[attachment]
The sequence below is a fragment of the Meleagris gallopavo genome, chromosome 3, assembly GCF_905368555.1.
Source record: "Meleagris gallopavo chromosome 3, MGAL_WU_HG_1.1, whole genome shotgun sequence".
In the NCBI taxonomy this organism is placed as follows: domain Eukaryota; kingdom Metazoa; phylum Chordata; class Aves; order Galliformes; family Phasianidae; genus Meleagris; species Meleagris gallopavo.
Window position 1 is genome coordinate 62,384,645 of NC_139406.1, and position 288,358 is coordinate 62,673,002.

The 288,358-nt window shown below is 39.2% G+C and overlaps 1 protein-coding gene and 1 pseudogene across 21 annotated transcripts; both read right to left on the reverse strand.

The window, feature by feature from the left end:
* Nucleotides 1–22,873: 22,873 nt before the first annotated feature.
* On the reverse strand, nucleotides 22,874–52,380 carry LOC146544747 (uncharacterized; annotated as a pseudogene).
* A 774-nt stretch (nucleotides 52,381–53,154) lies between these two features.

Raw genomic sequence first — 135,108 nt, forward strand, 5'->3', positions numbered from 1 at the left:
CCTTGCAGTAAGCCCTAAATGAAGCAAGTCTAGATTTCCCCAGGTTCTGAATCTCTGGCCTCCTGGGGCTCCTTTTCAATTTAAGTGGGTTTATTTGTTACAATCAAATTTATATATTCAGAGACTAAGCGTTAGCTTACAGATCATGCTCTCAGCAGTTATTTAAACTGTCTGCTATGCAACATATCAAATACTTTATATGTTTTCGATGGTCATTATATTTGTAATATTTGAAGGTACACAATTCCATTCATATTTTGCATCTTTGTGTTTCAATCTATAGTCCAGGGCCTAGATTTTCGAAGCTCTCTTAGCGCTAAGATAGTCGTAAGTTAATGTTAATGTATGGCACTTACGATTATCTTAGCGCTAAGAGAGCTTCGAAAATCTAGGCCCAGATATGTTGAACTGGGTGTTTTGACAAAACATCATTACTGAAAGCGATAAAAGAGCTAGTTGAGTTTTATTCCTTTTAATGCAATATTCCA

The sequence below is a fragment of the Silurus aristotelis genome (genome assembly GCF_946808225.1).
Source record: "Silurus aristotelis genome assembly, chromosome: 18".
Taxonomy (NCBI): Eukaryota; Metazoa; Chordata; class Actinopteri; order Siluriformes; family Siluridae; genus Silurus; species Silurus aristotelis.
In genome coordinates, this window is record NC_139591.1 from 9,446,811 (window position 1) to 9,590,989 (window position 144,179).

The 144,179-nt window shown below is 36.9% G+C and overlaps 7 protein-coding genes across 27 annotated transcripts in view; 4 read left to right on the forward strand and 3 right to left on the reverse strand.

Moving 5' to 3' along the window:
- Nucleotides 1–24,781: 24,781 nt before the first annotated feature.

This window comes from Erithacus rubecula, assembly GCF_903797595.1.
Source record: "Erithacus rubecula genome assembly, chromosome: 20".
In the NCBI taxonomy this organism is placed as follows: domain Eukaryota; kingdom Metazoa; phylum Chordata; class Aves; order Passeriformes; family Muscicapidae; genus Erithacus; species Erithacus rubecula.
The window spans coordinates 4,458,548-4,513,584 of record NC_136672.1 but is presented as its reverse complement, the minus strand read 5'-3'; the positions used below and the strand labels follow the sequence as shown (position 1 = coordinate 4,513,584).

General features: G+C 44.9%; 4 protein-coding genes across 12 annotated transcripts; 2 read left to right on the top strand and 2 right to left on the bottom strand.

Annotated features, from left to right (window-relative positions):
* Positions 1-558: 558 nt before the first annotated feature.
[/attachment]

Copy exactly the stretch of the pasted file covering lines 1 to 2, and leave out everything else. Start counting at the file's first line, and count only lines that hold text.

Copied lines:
The sequence below is a fragment of the Meleagris gallopavo genome, chromosome 3, assembly GCF_905368555.1.
Source record: "Meleagris gallopavo chromosome 3, MGAL_WU_HG_1.1, whole genome shotgun sequence".